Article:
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I heard that if you feed cats processed cat food for a period of time, their palate/stomach will be unable to eat natural food again (meat, rat, etc). Is that correct?

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    I presume you heard this from a cat who was demanding to be fed? – chrylis -cautiouslyoptimistic- Sep 2 at 18:44
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    Even well fed indoor/outdoor cats supplement their diets with prey. – waltinator Sep 2 at 22:24
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    If your cat is out and hunting, it's not an indoor cat. – Davor Sep 4 at 7:40
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It's not really true - at the physiological level, I certainly cannot see how prolonged consumption of processed food could disable a cat from being able to digest natural food. However, I could see the trace element of truth in this statement's essence, which might explain it's plausible origin.

Cats, compared to dogs, are known to be a bit of picky eaters. Unlike dogs, cats could literally starve themselves to death in case of the available food not suiting their fancy - that's how picky they could be*. At the same time, please take into account that it's in the cat food manufacturers' best interest to make their products as tasty as possible, and they certainly have all the necessary means to do the research and come up with the optimal formula.

As a result, transitioning from processed cat food to natural food could in a way resemble - apologies for not coming up with a better analogy - transitioning a child's diet from prolonged dining in fancy restaurants and eating pizzas with a whole variety of alluring flavors, to unseasoned and blandly-tasting homemade food. The child would surely be resistant and need some time to transition - which, as other answers already mentioned, is the case in all diet changes - but it doesn't mean that the child's physiology and metabolism had been changed in a way that disabled them from digesting natural food. Like the child in this hypothetical scenario, a cat could just get psychologically used to a certain kind of tasty food, forming a deeply-rooted habit.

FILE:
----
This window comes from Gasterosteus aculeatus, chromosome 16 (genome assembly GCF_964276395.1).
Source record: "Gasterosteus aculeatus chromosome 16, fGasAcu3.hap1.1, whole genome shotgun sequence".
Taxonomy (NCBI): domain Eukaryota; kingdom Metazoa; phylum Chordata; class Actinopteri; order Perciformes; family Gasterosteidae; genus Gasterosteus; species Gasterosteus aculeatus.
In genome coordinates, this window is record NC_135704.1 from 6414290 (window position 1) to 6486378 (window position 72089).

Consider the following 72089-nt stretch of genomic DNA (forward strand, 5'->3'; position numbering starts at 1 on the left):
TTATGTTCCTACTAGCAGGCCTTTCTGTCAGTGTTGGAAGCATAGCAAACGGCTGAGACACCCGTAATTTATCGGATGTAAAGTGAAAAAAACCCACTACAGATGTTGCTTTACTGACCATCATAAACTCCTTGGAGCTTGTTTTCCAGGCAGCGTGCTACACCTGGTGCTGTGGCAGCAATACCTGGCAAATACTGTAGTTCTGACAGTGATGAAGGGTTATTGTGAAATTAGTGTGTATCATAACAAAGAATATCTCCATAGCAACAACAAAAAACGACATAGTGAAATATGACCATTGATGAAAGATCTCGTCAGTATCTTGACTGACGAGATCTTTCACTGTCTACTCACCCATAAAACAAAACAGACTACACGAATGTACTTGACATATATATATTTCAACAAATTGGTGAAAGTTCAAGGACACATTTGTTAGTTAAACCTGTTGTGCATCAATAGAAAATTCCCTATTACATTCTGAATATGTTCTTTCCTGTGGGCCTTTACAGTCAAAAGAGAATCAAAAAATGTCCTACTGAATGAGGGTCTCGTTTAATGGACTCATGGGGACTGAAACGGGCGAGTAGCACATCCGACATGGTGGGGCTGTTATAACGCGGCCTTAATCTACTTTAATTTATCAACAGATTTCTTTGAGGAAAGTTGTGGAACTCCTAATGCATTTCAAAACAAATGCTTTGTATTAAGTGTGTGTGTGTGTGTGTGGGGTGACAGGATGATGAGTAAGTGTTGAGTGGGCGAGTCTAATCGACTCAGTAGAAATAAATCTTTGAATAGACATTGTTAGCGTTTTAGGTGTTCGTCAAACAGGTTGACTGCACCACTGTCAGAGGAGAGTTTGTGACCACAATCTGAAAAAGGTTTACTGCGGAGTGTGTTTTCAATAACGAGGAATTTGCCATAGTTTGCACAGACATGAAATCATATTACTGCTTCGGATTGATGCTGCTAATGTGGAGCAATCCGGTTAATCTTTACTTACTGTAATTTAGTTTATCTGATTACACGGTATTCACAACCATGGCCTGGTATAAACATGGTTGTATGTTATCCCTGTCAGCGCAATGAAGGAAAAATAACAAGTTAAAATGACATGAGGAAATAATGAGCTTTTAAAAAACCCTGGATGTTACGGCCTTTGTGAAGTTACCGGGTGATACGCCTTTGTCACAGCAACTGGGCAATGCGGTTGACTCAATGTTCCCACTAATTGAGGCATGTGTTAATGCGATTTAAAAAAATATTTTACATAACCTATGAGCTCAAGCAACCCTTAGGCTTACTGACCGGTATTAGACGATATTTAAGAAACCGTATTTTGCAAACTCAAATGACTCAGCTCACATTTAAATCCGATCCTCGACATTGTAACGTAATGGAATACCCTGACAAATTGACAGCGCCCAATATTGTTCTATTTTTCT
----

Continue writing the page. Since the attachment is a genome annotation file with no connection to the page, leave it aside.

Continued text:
My analogy to human diet is obviously not the best and it's not directly one-to-one - yes, cat food manufacturers don't enhance flavor by using spices known in human cuisine, like black pepper, chili, onion, garlic, etc. Not only cats experience taste differently from humans, but also some of the human cuisine spices are extremely toxic to cats.

But my point still stands; as Trond Hansen noted in the comment, cat food manufacturers are using flavor enhancers, known as palatants, which could be seen as analogs of spices used in our human cuisine. Also, manufacturers do in fact research for the optimal texture, humidity, salinity, tenderness, etc. of the food to suit cats' fancy as much as they can. A cat used to this kind of food could just have been in some sense addicted to a great taste (addicted in the sense of psychological habit, not physiological dependency, though) - together with the before-mentioned cats' pickiness, attempts of such diet transition could give the convincing, albeit completely false impression of their inability to eat natural food ever again.


References to the statement marked with asterisk:

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    @nick012000 the answer from lila is correct in that catfood does not contain spices that are used in food for human consumption,but it does contain some of the same flavour enhancers that are used in human food production(salt,flavouring based on different types of yeast,cheese products) pets.thenest.com/flavor-enhancers-cats-10660.html – trond hansen Sep 3 at 4:45
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    "Unlike dogs, cats could literally starve themselves to death in case of the available food not suiting their fancy - that's how picky they could be."... source? ;) – MaxD Sep 3 at 12:32
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    @nick012000 What I meant was they don't use human cuisine spices as black pepper, chilli, onion, garlic, etc. Apologies if my wording wasn't clear, but that should be obvious from the context as that's the whole point of the paragraph - they don't use flavor enchancers in the form of black pepper, etc. but they do enchance the flavor in other ways by researching and applying the optimal and the most appetizing texture of the food, etc. – lila Sep 3 at 16:49